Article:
”’Editor’s note: Mr. Klein, a former state Supreme Court Justice who now works for the Office of Hawaiian Affairs, a taxpayer funded organization that advocates for Hawaiian rights, accuses Hawaii Reporter and its editor Malia Zimmerman of being unwilling to publish his letter in full — a letter he just sent yesterday afternoon. The tagline at the end of every guest editorial published in Hawaii Reporter states, Hawaii Reporter publishes every letter and oped that is sent in full, as long as it is clear. Mr. Klein accuses editor Malia Zimmerman of intentionally distorting an interview conducted by National Public Radio with OHA Trustee Haunani Apoliona in her “Political Tittle-tattle: News and Entertainment from Hawaii’s Political Arena – July 22, 2005” column. To set the record straight – there was no distortion. The full interview as it was aired on National Public Radio is here: “OHA’s Haunani Apoliona Discusses a Bill that Would Grant Native Hawaiians the Same Legal Status as Many Native American Tribes” Every word is accurately reported. The only error Hawaii Reporter made was the final sentence in the interview was unintentionally attributed to the interviewer rather than Ms. Apoliona. Hawaii Reporter regrets the error pointed out yesterday by OHA and has issued a correction. However, Mr. Klein, rather than issue a simple request for a correction or letter to the editor, issued a press release to all Hawaii media attacking Hawaii Reporter. Hawaii Reporter’s response to that is in a separate story. (See “Former Hawaii Supreme Court Justice Makes Outrageous and False Claims About Hawaii Reporter”) Finally, in response to his claim that Hawaii Reporter readers do not know that Malia Zimmerman is the vice president of the Grassroot Institute of Hawaii, that fact is disclosed prominently in a number of columns published over the past three years in Hawaii Reporter, at the top of Malia Zimmerman’s bio, and front and center on the Grassroot Institute Web site. Without further delay, here is Mr. Klein’s letter in full.”’

Your July 22 edition of ”’Hawaii Reporter”’ makes one wonder how low you will stoop to defeat the Akaka bill.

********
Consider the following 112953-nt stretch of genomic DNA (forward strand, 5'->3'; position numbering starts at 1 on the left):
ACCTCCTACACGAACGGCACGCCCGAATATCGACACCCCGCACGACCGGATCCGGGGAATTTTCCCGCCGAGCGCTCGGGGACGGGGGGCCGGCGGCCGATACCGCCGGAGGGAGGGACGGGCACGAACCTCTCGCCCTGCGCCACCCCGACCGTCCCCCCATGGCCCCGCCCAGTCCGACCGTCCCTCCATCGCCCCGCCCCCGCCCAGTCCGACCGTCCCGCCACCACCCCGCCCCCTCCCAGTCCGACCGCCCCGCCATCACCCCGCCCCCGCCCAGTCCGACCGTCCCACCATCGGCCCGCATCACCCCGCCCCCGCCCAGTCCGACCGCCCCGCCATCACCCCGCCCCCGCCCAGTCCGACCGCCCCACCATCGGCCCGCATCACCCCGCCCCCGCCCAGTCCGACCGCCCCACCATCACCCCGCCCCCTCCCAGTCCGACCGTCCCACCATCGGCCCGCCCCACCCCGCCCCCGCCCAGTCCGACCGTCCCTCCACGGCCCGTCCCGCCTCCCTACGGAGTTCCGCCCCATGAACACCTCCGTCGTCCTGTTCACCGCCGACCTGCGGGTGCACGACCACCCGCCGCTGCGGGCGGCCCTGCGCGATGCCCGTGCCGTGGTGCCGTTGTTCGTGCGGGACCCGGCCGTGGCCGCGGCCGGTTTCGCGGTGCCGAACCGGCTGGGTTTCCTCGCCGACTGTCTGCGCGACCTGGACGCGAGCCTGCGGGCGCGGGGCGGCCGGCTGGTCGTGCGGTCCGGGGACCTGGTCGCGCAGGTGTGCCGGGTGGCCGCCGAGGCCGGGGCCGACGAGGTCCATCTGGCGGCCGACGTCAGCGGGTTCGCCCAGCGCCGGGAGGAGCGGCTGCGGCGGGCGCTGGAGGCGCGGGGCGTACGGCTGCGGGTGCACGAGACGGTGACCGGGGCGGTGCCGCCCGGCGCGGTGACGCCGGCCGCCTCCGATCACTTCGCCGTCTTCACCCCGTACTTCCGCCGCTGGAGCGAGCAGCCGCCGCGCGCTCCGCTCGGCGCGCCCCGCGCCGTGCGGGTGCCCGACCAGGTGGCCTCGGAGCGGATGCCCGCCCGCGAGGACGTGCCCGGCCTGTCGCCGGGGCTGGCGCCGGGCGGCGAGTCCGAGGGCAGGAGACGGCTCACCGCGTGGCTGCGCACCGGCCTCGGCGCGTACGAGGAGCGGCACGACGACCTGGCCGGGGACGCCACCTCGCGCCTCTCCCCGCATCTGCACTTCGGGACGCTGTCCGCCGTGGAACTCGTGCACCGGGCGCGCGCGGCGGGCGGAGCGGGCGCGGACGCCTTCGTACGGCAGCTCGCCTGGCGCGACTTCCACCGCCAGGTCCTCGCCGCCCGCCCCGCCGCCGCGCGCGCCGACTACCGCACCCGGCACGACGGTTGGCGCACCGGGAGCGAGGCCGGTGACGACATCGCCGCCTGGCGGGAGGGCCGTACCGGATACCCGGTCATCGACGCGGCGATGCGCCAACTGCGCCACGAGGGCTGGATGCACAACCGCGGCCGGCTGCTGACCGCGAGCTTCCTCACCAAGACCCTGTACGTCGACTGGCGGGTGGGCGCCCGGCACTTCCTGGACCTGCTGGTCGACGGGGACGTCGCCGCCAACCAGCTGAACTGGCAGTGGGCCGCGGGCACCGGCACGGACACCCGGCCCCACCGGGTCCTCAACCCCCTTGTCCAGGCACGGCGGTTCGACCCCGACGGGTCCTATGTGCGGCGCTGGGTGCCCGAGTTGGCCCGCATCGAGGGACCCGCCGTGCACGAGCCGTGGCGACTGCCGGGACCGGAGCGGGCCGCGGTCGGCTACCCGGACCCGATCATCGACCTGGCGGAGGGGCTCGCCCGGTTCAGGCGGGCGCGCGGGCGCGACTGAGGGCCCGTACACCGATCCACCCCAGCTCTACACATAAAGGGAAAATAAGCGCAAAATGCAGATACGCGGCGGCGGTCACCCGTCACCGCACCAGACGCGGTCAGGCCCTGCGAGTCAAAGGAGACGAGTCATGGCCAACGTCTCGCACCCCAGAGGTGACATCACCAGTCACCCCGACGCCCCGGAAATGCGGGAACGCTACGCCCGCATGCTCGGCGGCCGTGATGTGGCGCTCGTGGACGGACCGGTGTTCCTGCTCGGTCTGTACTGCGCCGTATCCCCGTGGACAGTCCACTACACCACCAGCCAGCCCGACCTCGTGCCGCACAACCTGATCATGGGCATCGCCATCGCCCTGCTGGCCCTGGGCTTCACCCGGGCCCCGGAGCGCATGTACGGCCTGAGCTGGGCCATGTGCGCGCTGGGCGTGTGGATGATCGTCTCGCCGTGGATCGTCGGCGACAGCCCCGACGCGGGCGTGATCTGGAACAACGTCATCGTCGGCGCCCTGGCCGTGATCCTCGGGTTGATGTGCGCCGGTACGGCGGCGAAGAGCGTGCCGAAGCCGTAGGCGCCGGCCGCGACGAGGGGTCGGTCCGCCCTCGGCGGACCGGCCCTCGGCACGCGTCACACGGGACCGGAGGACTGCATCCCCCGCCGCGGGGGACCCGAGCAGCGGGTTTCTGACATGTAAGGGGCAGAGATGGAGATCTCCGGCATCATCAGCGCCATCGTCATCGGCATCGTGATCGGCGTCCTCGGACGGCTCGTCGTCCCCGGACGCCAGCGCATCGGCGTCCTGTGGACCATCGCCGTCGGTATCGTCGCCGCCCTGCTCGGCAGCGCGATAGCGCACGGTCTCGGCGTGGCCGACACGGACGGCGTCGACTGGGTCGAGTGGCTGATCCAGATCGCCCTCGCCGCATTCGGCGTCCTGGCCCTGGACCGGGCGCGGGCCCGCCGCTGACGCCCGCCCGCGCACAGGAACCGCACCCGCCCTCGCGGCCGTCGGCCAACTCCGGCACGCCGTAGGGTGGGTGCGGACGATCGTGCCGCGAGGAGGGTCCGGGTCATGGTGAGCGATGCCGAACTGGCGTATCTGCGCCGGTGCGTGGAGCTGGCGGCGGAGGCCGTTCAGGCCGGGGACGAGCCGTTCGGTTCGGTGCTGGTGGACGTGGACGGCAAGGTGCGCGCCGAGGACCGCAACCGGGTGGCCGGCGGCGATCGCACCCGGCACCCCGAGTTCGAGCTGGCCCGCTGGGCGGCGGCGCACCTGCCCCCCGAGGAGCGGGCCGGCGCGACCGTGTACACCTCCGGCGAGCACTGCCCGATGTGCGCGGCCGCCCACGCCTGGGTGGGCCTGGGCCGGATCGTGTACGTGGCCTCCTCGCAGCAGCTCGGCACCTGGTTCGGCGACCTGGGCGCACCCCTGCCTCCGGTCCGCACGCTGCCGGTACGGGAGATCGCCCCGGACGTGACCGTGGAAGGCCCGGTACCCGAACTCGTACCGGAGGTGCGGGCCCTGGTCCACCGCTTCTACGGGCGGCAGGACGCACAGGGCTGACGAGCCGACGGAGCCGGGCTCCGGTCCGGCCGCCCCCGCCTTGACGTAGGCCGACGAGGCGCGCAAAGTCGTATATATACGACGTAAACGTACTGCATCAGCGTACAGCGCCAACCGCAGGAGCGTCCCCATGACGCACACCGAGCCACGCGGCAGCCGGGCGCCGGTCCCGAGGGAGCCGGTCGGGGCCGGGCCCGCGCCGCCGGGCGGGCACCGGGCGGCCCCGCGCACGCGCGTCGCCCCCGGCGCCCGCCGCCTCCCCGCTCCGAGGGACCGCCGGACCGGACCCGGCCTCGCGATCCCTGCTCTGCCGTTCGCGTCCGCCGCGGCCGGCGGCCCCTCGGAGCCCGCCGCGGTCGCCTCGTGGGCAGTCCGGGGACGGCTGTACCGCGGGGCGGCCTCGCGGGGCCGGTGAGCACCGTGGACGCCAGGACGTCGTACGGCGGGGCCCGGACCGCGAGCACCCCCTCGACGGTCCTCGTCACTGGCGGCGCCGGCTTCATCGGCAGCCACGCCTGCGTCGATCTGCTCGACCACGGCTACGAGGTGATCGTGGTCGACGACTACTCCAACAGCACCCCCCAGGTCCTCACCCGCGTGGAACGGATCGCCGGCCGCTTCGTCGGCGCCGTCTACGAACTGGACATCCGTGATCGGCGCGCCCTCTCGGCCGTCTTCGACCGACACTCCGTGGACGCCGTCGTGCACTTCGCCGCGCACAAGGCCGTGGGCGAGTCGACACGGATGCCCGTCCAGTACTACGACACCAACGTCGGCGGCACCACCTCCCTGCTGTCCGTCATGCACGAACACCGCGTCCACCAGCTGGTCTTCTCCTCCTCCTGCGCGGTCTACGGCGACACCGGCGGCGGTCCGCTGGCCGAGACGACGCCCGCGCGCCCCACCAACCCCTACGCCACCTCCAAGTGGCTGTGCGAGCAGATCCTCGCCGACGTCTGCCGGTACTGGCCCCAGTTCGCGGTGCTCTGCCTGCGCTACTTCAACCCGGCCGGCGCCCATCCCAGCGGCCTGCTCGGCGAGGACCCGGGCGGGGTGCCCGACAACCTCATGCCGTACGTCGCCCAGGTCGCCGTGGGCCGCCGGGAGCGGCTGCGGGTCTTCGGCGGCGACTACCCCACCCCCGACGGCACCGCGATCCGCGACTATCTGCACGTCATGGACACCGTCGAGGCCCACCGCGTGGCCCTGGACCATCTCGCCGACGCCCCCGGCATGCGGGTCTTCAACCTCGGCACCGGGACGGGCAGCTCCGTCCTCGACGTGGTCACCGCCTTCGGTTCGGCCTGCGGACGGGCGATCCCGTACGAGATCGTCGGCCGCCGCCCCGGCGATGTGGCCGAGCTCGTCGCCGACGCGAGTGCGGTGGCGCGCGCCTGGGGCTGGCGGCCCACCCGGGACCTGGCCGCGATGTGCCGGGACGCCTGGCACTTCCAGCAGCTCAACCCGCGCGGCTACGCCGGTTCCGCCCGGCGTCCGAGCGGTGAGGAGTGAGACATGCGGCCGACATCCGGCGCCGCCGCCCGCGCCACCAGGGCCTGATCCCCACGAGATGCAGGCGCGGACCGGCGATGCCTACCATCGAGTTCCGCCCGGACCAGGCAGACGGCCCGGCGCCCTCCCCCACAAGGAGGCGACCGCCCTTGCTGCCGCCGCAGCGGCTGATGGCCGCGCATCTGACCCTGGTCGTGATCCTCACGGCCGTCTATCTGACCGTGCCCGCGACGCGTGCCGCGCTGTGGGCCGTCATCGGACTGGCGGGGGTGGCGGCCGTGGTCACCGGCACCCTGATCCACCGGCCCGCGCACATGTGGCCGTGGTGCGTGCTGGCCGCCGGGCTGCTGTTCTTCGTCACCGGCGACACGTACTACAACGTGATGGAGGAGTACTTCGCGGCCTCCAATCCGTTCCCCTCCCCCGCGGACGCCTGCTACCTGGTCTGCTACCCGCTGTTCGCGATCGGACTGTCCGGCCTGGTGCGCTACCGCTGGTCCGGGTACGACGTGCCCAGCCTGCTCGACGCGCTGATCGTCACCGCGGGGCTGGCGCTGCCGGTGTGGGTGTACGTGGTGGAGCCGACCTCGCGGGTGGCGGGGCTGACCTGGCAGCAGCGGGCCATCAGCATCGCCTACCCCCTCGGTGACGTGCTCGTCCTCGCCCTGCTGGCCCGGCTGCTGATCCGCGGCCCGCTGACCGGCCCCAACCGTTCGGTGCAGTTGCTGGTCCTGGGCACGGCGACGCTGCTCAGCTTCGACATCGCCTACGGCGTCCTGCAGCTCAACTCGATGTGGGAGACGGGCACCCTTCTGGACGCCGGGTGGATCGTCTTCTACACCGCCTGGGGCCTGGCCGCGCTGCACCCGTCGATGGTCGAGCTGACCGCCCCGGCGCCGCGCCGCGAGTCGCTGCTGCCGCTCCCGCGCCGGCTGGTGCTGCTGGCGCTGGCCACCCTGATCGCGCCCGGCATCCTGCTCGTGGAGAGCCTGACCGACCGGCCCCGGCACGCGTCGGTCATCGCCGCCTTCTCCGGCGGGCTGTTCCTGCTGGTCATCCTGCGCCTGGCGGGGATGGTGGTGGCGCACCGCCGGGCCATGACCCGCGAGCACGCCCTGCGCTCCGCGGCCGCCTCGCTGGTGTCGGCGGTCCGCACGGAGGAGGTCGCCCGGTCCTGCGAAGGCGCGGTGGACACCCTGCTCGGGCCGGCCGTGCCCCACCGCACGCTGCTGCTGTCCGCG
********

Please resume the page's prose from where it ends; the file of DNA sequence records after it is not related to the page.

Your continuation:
Under the demeaning headline: “NPR Interview: OHA’s Position on Akaka Resembles Rendition of ‘Who’s on First'” the online journal takes a cheap shot at Haunani Apoliona, chair of the Board of Trustees for the Office of Hawaiian Affairs, by deliberately distorting a transcript of a radio interview. Here’s what “Hawaii Reporter” reported.

”’During a radio interview this Wednesday on a National Public Radio show entitled “Day by Day,” Haunani Apoliona, as a representative for the Office of Hawaiian Affairs, was not too persuasive on why the Akaka Bill should be passed. The interview went as follows:”’

ALEX CHADWICK: How might things be different in Hawaii if this bill passes for those native Hawaiians and for others who live there?

Ms. APOLIONA: OK.

CHADWICK: I think there are white Hawaiians who say this is …

Ms. APOLIONA: Oh, non-Hawaiians, you mean.

CHADWICK: Non-Hawaiians.

Ms. APOLIONA: Yeah.

CHADWICK: I beg your pardon.

Ms. APOLIONA: Yes.

CHADWICK: Who …

Ms. APOLIONA: Yeah.

CHADWICK: They consider themselves Hawaiians.

Ms. APOLIONA: Yes, there are people who reside in Hawaii that call themselves from Hawaii or Hawaiians.

CHADWICK: We’re speaking about native Hawaiians.

Again, it bears repeating that this was under a “who’s on first” headline. But check NPR’s transcript of the interview, and the audio
version available online from NPR. Trustee Apoliona was the one who
said “We’re speaking about Native Hawaiians.” Not the reporter, Alex Chadwick. And it was a professional interview, not comical in any sense.

By way of background, Trustee Apoliona was trying to explain to Mr. Chadwick that his phrase “white Hawaiians” was not normally used in Hawaii. Unlike Mainland states, where California residents are sometimes referred to as Californians, Nebraska residents are Nebraskans, etc., Trustee Apoliona was explaining that “Hawaiians” are those from the host culture, in other words those whose ancestors were in Hawaii prior to Western contact. If “Hawaii Reporter” had included a couple of additional paragraphs of the NPR interview, your readers would have seen that.

Instead, ”’Hawaii Reporter”’ knew that ending the piece with reporter Chadwick seeming to educate Trustee Apoliona about Native Hawaiians would make it match your headline and your editorial slant against the Akaka bill.

We have come to expect that ”’Hawaii Reporter”’ never allows the facts to get in the way of the story, and in this case deliberately distorted a transcript to belittle the Office of Hawaiian Affairs.

I wonder how many readers know that the editor and president of ”’Hawaii Reporter”’ is the vice president of the Grassroot Institute of Hawaii, the so-called “think tank” whose aim is to defeat the Akaka bill.

We doubt you will print this letter in full, as “Hawaii Reporter” loves to dish it out, but can’t take it, especially when they are caught doing something that would get any legitimate “reporter” fired.

”’Robert Klein, a former Hawaii Supreme Court justice, is now on contract with the Office of Hawaiian Affairs as its Board Counsel. The Office of Hawaiian Affairs is a taxpayer funded organization that publishes newsletters on Hawaiian issues, advocates for Hawaiian issues, and distributes government funded grants to Hawaiians.”’

”’HawaiiReporter.com reports the real news, and prints all editorials submitted, even if they do not represent the viewpoint of the editors, as long as they are written clearly. Send editorials to”’ mailto:Malia@HawaiiReporter.com

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